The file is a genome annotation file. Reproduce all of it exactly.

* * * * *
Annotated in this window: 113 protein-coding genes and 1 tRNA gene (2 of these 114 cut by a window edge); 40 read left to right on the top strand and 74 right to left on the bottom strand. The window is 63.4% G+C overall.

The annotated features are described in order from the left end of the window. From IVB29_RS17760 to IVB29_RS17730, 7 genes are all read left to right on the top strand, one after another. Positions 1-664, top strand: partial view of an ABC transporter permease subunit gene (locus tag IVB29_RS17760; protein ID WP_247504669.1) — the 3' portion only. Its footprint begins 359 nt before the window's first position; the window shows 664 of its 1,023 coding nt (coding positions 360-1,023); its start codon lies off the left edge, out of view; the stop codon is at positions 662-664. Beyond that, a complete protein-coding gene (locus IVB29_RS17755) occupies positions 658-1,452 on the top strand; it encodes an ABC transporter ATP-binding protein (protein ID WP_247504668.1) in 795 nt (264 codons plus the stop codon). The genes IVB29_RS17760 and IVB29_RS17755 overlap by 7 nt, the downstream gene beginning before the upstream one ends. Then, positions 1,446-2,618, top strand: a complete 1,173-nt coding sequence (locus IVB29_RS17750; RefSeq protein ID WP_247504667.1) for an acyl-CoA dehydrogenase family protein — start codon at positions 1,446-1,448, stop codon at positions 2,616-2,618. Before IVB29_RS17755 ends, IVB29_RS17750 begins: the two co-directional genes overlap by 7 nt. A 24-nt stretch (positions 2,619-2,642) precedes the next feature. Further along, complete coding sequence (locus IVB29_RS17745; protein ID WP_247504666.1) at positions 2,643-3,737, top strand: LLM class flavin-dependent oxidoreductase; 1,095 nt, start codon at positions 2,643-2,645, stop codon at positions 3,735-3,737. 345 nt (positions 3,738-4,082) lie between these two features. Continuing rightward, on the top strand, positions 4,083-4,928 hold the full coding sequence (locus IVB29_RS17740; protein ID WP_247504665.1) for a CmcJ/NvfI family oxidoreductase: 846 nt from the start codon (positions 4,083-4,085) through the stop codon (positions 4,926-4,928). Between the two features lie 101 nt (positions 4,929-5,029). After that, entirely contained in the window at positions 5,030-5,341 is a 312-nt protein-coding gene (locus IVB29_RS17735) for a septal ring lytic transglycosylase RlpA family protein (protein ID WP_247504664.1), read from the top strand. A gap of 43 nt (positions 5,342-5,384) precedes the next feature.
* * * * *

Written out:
Annotated in this window: 113 protein-coding genes and 1 tRNA gene (2 of these 114 cut by a window edge); 40 read left to right on the top strand and 74 right to left on the bottom strand. The window is 63.4% G+C overall.

The annotated features are described in order from the left end of the window. From IVB29_RS17760 to IVB29_RS17730, 7 genes are all read left to right on the top strand, one after another. Positions 1-664, top strand: partial view of an ABC transporter permease subunit gene (locus tag IVB29_RS17760; protein ID WP_247504669.1) — the 3' portion only. Its footprint begins 359 nt before the window's first position; the window shows 664 of its 1,023 coding nt (coding positions 360-1,023); its start codon lies off the left edge, out of view; the stop codon is at positions 662-664. Beyond that, a complete protein-coding gene (locus IVB29_RS17755) occupies positions 658-1,452 on the top strand; it encodes an ABC transporter ATP-binding protein (protein ID WP_247504668.1) in 795 nt (264 codons plus the stop codon). The genes IVB29_RS17760 and IVB29_RS17755 overlap by 7 nt, the downstream gene beginning before the upstream one ends. Then, positions 1,446-2,618, top strand: a complete 1,173-nt coding sequence (locus IVB29_RS17750; RefSeq protein ID WP_247504667.1) for an acyl-CoA dehydrogenase family protein — start codon at positions 1,446-1,448, stop codon at positions 2,616-2,618. Before IVB29_RS17755 ends, IVB29_RS17750 begins: the two co-directional genes overlap by 7 nt. A 24-nt stretch (positions 2,619-2,642) precedes the next feature. Further along, complete coding sequence (locus IVB29_RS17745; protein ID WP_247504666.1) at positions 2,643-3,737, top strand: LLM class flavin-dependent oxidoreductase; 1,095 nt, start codon at positions 2,643-2,645, stop codon at positions 3,735-3,737. 345 nt (positions 3,738-4,082) lie between these two features. Continuing rightward, on the top strand, positions 4,083-4,928 hold the full coding sequence (locus IVB29_RS17740; protein ID WP_247504665.1) for a CmcJ/NvfI family oxidoreductase: 846 nt from the start codon (positions 4,083-4,085) through the stop codon (positions 4,926-4,928). Between the two features lie 101 nt (positions 4,929-5,029). After that, entirely contained in the window at positions 5,030-5,341 is a 312-nt protein-coding gene (locus IVB29_RS17735) for a septal ring lytic transglycosylase RlpA family protein (protein ID WP_247504664.1), read from the top strand. A gap of 43 nt (positions 5,342-5,384) precedes the next feature.